Psi house late in February. This group drew up a statement supporting
proposed changes to the Round Table, which made the rounds
of the student body before passing on to the Archaean Union.
Round Table editor was clearly excited by this meeting.
“Surely a new day is dawning for Beloit,” he wrote. “The old-time
indifference is losing ground, being replaced with a student body
which knows its power and which will demand its rights in no uncertain
they were presented with a petition signed by more than half the
student body, the Archaean Union formed a committee composed of
two students (including former editor Wallace Dougherty) and Professor
Lloyd Ballard to investigate the financial feasibility of a semiweekly
news sheet. Their findings that the paper would be entirely possible
from a financial standpoint helped convince the Archaean Board to
at last recommend the change.
to a New Round Table
voted on the news sheet issue at a mass meeting after chapel in
March. “Three hundred students rose for the aye vote,” the Round
Table reported. “A dozen or so did not vote at all, evidently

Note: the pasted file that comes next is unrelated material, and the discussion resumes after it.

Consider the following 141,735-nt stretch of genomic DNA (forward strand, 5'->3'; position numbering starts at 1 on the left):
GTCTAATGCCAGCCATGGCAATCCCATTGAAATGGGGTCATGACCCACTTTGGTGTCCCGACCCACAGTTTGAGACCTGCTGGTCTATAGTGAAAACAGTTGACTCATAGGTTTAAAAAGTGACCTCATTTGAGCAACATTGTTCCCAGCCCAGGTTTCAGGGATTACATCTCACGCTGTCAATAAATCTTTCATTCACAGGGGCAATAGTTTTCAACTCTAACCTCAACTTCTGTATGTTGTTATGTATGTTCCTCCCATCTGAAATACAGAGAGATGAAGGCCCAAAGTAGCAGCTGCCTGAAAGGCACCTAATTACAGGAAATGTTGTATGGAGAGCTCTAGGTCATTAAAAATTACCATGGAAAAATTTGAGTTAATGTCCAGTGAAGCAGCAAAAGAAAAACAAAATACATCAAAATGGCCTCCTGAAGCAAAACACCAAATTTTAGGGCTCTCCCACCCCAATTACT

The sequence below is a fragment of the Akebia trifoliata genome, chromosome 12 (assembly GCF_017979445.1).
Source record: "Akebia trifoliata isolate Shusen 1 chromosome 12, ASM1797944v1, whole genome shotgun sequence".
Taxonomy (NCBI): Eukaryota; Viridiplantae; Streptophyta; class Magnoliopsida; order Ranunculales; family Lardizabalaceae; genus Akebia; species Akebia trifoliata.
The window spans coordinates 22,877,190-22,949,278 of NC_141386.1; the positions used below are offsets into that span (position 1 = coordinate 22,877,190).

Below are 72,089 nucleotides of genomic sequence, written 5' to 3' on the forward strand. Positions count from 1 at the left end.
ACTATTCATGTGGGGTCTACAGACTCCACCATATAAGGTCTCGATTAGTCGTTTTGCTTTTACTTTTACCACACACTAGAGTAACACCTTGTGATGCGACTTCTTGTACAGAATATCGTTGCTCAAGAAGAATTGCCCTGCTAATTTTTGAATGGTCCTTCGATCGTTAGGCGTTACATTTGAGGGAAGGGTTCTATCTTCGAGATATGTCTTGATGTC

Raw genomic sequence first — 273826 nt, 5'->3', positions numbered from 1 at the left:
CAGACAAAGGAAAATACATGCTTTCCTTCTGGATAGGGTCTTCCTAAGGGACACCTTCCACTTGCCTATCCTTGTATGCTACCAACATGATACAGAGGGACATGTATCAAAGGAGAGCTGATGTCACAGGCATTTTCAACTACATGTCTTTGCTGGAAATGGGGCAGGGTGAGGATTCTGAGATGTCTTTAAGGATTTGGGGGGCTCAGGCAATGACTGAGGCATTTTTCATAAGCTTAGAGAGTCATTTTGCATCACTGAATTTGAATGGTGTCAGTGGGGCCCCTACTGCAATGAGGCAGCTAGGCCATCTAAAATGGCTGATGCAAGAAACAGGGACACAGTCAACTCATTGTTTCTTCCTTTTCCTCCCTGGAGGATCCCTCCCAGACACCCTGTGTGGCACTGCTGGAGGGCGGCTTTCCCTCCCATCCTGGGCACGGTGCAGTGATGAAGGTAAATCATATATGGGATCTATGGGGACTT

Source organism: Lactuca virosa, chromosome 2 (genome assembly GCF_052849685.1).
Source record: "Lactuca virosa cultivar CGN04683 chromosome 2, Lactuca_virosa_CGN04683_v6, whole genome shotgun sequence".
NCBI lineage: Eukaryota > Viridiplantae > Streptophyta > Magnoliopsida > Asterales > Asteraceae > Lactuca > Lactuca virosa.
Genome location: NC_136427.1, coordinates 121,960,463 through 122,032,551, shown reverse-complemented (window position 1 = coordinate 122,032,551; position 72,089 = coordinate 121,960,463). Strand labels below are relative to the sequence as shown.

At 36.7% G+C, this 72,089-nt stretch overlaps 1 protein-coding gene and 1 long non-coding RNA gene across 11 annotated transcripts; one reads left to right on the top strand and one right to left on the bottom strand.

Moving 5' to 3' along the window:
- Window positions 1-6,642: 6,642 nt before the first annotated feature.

undecided or uninterested, and only three voted negatively.”
Dougherty, in his final issue for the paper, May 31, still felt
ebullient about the victory. “The possibilities in a semi-weekly
newspaper are without end,” he wrote. “It will demand the active
interest of every student in school; it will be the center of every
student thought; it will be the biggest and best thing in Beloit
he also held a melancholy awareness of his place in Round Table
history. “With this issue the present staff disbands,” he noted.
“Some distinction accompanies its departure for it is the last to
edit the Round Table in its present form ... We congratulate
ourselves that this change has been consummated during our term
in office, but we more than congratulate the new staff upon its
opportunities—we envy every member of it.”
19, 1916, brought to Beloit College its first “news sheet” issue
of the Round Table, a form it has retained ever since.
Burwell'86 edited the Round Table and Avatar as
a student. He later founded Acorn Whistle Press, which has published
the literary magazine Acorn Whistle and two books of poetry.
He is the College archivist.
College Archives home page
Burwell'86 - College Archivist
Kasten - Editor, Beloit College Magazine